This is the third course of a three-course sequence (Sociology 397,398, 399) designed to guide the student through the completion of their Honors thesis. At this point in the sequence, students will be working primarily with their faculty mentors. The seminar will meet periodically to continue to share research experiences and problems and to do problem solving. Towards the end of the term, students will present their research papers to the seminar for feedback.
400. Sociological Principles and Problems. For juniors, seniors, and graduate students with no background in sociology. No credit granted to those who have completed or are enrolled in 100. (3). (SS).
This course introduces students to characteristic modes of sociological analysis. Rather than survey the discipline, it reviews exemplary theoretical and empirical work to provide insight into how sociologists explain phenomena like conflict, inequality, and deviant behavior. Such insight is conceived of as contributing to a liberal education as well as introducing a field of study. Students will be expected to work with primary tests, and comment critically on lectures and readings. Evaluation on basis of exams and a paper. [Cost:2] [WL:4] (Schneider)
412. Ethnic Identity and Intergroup Relations. Permission of instructor. Students are required to have taken courses in ethnic studies or intergroup relations. (3). (Excl).
This course will explore a wide range of questions on ethnic identity and intergroup relations. The first part of the course will examine ethnic identity, looking at the experience of growing up in the United States as a member of an ethnic group, with particular attention given to ethnic minority groups. The second part of the course will examine intergroup relations, looking at the experience of various groups in relation the majority population and in relation to one another. Students may read autobiographical works and case studies as well as empirical and theoretical background material. Students will be invited to bring personal experience and perspective to enrich the discussion of such readings. Students will be graded on a research/writing project, a midterm and final exam, and class participation. [Cost:2] [WL:5. For overrides call Pilot Program 764-7521 or Sociology office] (Schoem)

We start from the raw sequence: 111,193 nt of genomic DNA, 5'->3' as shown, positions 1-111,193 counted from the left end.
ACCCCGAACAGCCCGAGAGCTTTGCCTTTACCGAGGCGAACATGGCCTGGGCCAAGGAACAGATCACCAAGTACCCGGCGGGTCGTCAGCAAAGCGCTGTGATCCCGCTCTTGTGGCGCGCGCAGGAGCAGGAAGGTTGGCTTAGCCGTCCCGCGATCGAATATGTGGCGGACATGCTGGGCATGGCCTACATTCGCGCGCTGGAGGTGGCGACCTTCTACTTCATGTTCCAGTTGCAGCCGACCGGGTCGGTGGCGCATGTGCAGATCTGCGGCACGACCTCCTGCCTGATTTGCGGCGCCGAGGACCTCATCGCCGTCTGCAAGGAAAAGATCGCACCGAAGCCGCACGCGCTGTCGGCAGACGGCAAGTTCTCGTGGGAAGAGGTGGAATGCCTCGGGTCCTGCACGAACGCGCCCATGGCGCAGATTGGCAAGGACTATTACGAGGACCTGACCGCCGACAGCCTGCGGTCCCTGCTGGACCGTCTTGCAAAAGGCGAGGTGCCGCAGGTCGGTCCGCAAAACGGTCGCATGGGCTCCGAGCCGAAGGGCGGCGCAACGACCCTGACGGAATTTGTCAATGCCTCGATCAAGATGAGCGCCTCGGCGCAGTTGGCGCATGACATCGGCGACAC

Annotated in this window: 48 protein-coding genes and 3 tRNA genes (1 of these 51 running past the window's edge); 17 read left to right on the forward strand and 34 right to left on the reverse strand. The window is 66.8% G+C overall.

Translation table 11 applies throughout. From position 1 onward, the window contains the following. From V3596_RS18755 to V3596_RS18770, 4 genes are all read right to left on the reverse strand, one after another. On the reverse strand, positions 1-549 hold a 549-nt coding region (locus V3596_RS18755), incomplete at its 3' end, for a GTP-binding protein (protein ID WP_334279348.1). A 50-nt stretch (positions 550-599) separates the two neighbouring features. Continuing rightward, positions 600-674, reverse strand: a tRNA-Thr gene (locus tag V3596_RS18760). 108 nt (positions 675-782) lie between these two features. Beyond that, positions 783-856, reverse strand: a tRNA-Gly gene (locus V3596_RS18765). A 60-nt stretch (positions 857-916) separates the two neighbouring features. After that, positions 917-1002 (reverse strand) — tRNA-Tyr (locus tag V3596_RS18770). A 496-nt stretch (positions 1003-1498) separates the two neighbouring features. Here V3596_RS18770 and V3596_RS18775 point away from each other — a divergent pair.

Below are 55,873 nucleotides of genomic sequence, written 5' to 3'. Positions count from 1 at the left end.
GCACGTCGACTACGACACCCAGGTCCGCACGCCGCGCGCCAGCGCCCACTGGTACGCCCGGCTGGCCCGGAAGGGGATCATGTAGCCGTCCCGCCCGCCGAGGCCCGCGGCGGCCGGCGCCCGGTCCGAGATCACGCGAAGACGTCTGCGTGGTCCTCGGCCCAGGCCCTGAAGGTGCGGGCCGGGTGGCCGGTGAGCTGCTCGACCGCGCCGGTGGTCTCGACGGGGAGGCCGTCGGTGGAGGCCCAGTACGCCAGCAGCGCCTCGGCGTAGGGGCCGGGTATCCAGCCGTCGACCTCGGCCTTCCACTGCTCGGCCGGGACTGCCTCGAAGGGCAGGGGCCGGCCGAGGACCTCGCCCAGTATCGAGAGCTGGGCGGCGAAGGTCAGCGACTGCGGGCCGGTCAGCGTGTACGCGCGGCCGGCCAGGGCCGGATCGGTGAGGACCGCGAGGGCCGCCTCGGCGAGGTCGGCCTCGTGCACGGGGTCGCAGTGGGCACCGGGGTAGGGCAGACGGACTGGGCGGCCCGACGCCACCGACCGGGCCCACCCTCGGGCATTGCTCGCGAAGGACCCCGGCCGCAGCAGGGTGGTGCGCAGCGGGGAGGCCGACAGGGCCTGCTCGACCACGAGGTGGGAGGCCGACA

420. Complex Organizations. (3). (Excl).
Organizations provide the context for most aspects of modern living. They structure the way people produce goods, conduct business, socialize, search for scientific knowledge, provide services, pursue religious community, acquire professional status, coerce and coopt opponents, educate the young, make and enforce laws, etc. The course examines a variety of theoretical perspectives and their application to the understanding of organizations. The purpose of the course is to examine the relations between individuals and organizations, organizations and society, and organizations with other organizations. To do this, the course explores different perspectives including interpersonal, rational, ecological, institutional, cultural, political, and informational theoretical models. The course emphasizes the connection between analysis and the practical implications for different organizations. (Guilarte)
426/Phil. 428/Econ. 428/Asian Studies 428/Pol. Sci. 428. China's Evolution Under Communism. Upperclass standing or permission of instructor. (4). (Excl).
See Political Science 428. (Oksenberg)
427. Societies and Institutions of Eastern Europe. (3). (Excl).
Post-Communist societies are new kinds of societies. Even if their principal actors are trying to establish that capitalism and democracy are their aims, these societies will develop their own dynamics given the heritage they bring with them. For one thing, Marxism and other leftist discourses have become quite illegitimate while free market ideologies have taken center stage. But how long will that last? Various celebrations of national identity under communism were relatively unproblematic given the prevalence of a common oppressor, but with a new contested and multiple politics, the tension between universalistic and chauvinistic nationalisms become a central cultural problem. Which culture of nationhood will win out? Gender relations are also transformed in post communist transition, but not necessarily in the direction of any existing pattern. Feminist thought was identified often with old communist authorities, but the necessity of the feminist turn is becoming increasingly obvious as traditional patriarchal authorities return to power in the post-communist scene. Will we see a new kind of feminist movement in Eastern Europe? These are some of the general questions that will guide our analysis of post-communist transition in Eastern Europe and the USSR. We shall engage these questions most directly by examining recent sociological analyses of the transition, including works by Tatyana Zaslavskaja, Bogdan Denitch, Ivan Szelenyi, and others. Background in sociology and/or East European studies is highly recommended. (Kennedy)
444. The American Family. (3). (SS).